BEINECKE RARE BOOK AND MANUSCRIPT LIBRARY
GENERAL COLLECTION OF RARE BOOKS AND
MEDIEVAL AND RENAISSANCE MANUSCRIPTS
Marston MS 140 Southern Austria, ca. 1441
Jacobus de Voragine, Legenda aurea, etc.
I. 1. f. 1r Quotation from Jacobus de Voragine, Legenda aurea,
Ch. X.1 "De innocentibus"; Th. Graesse, ed., Jacobi a Voragine Legenda
aurea (Leipzig, 1846) p. 63. f. 1v blank
2. f. 2r Quingentos decies et bis centum annos [sic for "minus"]
uno/ Annos dic ab adam donec verbum dei caro factum est [verses on the
span of time between Adam and Christ; Walther, Initis 16015a];
Notandum decies decem faciunt centum ... Decem turbe angelorum lapse
sunt de celo [list of 14 collective nouns, each multiplied by 10 to
arrive at number of fallen angels]; Post inuoca post penthen post crucis
postque lucie/ Seruant ieiuna sequens feria quarta [verses on the Wednesday
fast for the Ember days of spring ("Inuocabit," the incipit of the introit
for the mass of the first Sunday in Lent), summer (Pentecost), fall
(Invention of the Holy Cross, 14 September), and winter (feast of St. Lucia,
13 December)]. f. 2v blank
3. ff. 3r-9r Calendar with extensive computistical information including
columns for the cycles of conjunctions and oppositions of the sun and
the moon (each subdivided for the Golden Numbers, the hour, the minute,
the distinction of day or night), the numberical calendar day, the
dominical letter, the Roman calendar day (with respect to nones, ides
and kalends, the saints, the zodiac (with the degree of the sun and
the 27-letter distinction for the 27-day lunar month; the letters are
the alphabet including k, tall s, round s, tironian
et, the cum abbreviation, and the -tur abbreviation),
the quantity of the day (in hours and minutes), sunrise and sunset
(each with hour and minute), and the outer column with the indication
of the bad luck days (according to the "Egyptian" system of two days
per month), and the name of the zodiacal sign; the claves terminorum
are signalled in either of the margins or in the space for the saints
(7 January, 28 January, 11 March as normal, but here 14 and 30 April for
the keys of the Rogationtide and Pentecost). Among the saints, pointing to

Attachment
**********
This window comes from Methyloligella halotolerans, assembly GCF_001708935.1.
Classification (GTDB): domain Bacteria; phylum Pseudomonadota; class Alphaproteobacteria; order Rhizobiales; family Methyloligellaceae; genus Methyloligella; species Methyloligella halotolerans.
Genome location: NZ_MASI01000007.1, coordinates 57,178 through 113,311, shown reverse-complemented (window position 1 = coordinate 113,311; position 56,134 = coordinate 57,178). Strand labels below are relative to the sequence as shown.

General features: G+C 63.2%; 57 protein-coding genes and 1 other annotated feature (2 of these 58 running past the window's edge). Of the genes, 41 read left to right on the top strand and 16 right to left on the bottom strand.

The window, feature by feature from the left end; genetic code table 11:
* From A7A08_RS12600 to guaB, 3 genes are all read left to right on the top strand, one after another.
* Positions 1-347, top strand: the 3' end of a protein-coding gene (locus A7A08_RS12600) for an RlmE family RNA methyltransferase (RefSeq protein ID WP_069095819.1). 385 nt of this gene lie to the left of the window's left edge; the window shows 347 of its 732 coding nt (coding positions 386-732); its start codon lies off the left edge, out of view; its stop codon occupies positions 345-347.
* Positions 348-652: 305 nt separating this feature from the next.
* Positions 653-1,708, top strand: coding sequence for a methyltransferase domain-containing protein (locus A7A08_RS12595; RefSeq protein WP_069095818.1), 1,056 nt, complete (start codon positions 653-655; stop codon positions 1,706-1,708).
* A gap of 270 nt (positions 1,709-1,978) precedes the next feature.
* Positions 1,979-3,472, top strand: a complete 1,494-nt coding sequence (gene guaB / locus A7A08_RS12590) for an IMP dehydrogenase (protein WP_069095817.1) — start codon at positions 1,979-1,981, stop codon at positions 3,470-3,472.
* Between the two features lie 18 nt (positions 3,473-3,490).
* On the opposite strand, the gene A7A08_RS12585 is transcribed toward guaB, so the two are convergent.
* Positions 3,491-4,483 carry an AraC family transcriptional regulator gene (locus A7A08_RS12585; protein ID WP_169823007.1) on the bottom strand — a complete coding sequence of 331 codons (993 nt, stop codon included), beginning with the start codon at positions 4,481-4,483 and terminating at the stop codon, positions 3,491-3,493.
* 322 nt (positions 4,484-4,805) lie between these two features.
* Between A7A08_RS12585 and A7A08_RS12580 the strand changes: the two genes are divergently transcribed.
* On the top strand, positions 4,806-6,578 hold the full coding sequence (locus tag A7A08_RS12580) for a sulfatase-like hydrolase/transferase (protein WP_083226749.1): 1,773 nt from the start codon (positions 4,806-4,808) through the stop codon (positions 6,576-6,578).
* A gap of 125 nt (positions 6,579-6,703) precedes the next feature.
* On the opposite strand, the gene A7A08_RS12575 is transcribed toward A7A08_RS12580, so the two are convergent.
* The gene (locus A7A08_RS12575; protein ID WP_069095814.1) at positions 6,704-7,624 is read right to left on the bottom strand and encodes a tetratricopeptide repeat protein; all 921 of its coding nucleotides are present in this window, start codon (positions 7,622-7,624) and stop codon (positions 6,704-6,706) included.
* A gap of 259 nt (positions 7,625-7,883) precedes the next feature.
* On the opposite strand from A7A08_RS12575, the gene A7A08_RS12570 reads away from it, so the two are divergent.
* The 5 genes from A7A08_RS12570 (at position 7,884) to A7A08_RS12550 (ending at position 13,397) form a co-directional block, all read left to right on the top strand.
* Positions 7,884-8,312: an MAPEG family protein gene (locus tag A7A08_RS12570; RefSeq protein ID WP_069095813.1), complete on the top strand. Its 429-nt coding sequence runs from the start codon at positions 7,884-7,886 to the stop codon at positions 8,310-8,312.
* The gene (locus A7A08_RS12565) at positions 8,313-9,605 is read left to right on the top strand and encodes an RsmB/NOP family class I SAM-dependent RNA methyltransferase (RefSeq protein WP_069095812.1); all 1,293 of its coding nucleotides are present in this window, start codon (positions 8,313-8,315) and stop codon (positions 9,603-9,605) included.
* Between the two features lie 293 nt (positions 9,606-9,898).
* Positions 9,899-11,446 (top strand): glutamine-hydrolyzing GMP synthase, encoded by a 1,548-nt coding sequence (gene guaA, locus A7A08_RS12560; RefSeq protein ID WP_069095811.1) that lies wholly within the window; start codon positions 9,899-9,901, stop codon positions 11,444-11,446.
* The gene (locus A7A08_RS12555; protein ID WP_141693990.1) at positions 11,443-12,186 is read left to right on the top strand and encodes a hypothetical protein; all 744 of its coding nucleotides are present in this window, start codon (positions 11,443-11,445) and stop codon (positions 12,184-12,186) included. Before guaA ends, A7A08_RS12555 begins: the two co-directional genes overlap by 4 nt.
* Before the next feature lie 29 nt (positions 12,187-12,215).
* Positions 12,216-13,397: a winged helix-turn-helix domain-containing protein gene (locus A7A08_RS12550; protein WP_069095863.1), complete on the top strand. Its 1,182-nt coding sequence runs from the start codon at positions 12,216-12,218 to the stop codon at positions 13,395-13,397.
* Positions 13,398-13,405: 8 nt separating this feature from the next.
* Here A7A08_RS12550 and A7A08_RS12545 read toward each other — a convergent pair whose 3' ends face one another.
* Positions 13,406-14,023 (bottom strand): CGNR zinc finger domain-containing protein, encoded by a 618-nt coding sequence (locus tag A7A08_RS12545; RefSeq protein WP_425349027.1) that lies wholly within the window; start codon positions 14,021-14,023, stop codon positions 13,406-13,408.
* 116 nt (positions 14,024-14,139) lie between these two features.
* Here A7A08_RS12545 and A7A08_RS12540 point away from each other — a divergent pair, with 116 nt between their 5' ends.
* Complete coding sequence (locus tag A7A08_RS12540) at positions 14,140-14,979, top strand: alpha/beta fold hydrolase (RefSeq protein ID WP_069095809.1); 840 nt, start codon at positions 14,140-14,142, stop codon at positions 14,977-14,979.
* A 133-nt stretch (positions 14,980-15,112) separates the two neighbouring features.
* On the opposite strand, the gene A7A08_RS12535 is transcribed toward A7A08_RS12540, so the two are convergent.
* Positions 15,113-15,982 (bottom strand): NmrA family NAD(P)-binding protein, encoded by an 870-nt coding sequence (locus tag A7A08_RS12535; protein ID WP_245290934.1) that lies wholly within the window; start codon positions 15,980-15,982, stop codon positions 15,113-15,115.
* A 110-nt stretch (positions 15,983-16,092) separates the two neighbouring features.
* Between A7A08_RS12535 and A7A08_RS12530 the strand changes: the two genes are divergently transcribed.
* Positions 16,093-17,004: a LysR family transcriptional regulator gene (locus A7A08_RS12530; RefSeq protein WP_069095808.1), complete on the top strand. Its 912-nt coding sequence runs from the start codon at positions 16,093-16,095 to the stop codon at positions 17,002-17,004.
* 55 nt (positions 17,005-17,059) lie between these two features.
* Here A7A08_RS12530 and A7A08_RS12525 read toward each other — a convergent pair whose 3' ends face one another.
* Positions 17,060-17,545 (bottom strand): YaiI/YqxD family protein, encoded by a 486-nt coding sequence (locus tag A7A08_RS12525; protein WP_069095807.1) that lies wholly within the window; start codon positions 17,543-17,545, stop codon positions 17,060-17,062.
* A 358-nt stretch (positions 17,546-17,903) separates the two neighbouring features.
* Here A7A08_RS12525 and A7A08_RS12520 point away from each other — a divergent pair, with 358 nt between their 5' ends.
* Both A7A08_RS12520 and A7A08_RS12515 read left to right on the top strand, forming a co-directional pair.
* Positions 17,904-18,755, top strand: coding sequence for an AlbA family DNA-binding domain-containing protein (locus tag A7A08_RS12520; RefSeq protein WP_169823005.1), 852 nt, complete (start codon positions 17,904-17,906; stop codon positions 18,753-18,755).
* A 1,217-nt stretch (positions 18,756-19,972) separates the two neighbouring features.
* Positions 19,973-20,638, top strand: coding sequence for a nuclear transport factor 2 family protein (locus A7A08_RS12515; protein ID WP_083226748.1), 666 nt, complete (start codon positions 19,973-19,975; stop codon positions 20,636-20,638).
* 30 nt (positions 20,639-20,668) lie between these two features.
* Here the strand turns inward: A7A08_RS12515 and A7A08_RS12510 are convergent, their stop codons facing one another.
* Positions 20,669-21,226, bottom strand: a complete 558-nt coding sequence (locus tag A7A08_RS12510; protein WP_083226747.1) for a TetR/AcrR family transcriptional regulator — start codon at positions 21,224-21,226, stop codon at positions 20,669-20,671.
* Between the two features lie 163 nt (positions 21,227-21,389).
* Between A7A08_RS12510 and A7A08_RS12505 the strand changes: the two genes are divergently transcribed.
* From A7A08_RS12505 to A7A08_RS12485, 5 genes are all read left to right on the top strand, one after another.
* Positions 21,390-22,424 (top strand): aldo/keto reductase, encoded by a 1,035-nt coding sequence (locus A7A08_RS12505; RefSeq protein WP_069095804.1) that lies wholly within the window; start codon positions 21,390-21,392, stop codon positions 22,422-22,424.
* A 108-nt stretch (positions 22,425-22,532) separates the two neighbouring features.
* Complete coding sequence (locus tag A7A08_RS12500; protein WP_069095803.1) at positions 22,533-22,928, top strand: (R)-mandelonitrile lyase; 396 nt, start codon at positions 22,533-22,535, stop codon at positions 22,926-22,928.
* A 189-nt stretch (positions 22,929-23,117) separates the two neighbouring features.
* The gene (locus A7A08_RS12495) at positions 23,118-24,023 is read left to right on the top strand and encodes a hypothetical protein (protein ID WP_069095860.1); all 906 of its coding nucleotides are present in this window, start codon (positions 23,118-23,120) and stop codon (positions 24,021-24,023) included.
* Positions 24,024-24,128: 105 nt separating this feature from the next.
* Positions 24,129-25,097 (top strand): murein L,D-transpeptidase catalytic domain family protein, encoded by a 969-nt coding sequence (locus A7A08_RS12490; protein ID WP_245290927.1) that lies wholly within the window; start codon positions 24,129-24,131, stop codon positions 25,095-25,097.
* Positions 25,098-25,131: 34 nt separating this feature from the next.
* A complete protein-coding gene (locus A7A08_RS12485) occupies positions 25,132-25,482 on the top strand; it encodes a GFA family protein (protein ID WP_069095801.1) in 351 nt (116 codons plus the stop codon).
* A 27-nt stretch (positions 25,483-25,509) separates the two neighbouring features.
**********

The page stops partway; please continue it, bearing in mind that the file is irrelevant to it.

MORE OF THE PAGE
Salzburg and to Benedictine interests, are: Valentinus, bishop of Passau
(7 January); Erhard, bishop of Ratisbon (8 January); Translation of Vigilius,
bishop of Trent, and companions (31 January); Scholastica (10 February);
Walpurgis (25 February); Chunegundis Empress (3 March); Benedict (21 March);
Rupert, bishop of Salzburg (27 March); Trudpertus martyr (26 April); Sigismund
king (2 May); Florian (4 May); Gothard, bishop of Hildesheim (5 May); Udalric,
bishop of August in Bavaria (4 July); Willibald, bishop of Eistetten (7 July);
Translation of Nicholas of Bari/of Myra (7 July, in Salzburg only);
Translation of Benedict (11 July); Henry Emperor (13 July); "Divisio apostolorum"
(15 July); Translation of Valentinus, bishop of Passau (4 August); Oswald king
(5 August); Translation of Rupert, bishop of Salzburg (24 September);
Dedication of the cathedral of Salzburg (25 September); Translation of Virgilius,
bishop of Salzburg (26 September); Maximilianus, bishop of Lorch (12 October);
Colomannus martyr (13 October); Gallus abbot (16 October); Amandus, bishop of
Strasbourg (26 October); Narcissus, bishop of Jerusalem (29 October); Wolfgang,
bishop of Ratisbon (31 October); Othmar abbot (16 November); Virgilius,
bishop of Salzburg (27 November); Odilia (13 December); Translation of
Ignatius, bishop of Antioch (17 December).
4. f. 9v Table combining the Golden Numbers, the 27 lunar letters, and the
signs of the zodiac to locate the position of the moon in the zodiac
with auspices (good, bad, indifferent) for consultation before major
5. ff. 9v-10r Si scire desideras in quo signo zodiaci et quotto gradu
ipsius sit sol quocumque die anni ...; Si scire volueris quocumque die
anni in quo signo sit luna ... [explanations for locating the position
of the sun and of the moon in the zodiac according to the calendar on
ff. 3r-9r (respectively in the first and second columns to the right after
the saints), and, for the moon, also according to the table on f. 9v].
6. f. 10r Ad habendum autem bonum tempus seu malum pro flebothomia seu